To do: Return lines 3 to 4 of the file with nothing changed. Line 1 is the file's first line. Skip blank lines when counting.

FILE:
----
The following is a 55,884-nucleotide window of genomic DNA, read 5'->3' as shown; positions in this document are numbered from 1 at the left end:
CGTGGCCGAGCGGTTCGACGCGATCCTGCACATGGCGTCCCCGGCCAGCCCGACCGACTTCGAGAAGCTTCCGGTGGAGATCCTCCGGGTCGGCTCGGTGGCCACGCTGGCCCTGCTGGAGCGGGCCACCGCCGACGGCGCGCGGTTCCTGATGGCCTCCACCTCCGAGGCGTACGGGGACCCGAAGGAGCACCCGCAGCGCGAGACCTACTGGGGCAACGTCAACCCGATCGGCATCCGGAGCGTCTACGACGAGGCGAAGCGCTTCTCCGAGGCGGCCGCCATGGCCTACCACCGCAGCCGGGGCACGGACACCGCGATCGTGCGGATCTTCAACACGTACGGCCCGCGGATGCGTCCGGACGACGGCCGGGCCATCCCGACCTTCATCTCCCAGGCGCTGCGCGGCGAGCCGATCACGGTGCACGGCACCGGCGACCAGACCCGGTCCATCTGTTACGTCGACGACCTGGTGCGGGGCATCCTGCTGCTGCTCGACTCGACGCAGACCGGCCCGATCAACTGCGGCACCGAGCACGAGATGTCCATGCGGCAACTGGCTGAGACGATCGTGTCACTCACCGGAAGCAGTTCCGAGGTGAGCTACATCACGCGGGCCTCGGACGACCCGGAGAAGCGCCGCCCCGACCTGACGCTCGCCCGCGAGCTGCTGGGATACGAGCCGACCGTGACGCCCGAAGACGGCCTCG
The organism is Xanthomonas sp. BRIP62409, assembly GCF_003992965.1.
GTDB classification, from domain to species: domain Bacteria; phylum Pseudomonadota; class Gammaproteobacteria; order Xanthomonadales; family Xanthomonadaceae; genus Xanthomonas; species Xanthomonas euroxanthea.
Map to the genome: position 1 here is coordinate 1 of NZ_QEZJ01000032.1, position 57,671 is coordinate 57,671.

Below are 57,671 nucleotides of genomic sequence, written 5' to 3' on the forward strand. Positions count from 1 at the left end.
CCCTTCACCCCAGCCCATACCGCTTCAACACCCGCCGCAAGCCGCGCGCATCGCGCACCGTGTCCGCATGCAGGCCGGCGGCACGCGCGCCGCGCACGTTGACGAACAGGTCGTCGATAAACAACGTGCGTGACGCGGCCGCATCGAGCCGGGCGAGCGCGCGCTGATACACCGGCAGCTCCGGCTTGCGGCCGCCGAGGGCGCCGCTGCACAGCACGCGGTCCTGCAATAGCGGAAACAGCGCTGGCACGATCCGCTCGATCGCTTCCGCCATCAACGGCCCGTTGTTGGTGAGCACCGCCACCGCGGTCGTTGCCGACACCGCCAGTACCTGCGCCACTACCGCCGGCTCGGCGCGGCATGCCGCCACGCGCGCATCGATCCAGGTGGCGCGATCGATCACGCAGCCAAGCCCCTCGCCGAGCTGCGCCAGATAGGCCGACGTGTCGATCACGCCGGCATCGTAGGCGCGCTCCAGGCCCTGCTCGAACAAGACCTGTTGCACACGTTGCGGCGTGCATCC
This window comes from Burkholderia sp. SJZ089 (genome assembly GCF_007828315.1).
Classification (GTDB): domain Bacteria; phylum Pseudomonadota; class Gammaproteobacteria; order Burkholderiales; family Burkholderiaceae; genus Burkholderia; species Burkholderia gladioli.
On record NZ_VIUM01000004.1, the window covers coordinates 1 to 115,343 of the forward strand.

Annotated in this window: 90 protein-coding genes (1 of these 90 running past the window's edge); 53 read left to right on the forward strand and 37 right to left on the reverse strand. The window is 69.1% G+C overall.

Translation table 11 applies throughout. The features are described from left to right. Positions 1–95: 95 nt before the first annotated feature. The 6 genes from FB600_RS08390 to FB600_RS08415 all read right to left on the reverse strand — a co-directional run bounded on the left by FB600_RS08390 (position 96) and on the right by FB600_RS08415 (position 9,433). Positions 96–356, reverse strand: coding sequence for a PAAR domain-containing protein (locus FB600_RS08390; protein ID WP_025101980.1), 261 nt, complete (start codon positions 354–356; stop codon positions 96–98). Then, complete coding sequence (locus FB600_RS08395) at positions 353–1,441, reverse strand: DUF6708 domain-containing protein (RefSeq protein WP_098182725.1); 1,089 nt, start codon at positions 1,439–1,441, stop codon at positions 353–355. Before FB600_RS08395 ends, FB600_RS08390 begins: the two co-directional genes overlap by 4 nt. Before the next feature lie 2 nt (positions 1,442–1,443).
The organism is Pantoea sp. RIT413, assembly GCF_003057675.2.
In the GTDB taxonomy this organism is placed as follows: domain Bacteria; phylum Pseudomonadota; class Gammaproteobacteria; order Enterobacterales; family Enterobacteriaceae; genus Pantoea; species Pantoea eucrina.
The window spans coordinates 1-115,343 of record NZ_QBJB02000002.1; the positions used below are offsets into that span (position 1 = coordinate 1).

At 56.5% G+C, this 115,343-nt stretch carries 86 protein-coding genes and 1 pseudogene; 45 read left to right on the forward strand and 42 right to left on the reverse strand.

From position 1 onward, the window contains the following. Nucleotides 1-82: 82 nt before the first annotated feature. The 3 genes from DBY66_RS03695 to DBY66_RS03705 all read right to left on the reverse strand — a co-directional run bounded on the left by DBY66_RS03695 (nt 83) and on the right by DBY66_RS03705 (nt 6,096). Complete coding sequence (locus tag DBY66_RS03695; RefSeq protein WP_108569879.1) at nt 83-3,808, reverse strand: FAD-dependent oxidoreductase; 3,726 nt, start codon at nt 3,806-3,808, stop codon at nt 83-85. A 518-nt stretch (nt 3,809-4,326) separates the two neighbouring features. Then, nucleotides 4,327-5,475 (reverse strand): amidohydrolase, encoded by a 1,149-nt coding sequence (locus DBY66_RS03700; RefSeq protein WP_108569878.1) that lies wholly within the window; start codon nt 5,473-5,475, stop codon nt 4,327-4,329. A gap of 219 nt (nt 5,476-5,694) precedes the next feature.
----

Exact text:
The organism is Xanthomonas sp. BRIP62409, assembly GCF_003992965.1.
GTDB classification, from domain to species: domain Bacteria; phylum Pseudomonadota; class Gammaproteobacteria; order Xanthomonadales; family Xanthomonadaceae; genus Xanthomonas; species Xanthomonas euroxanthea.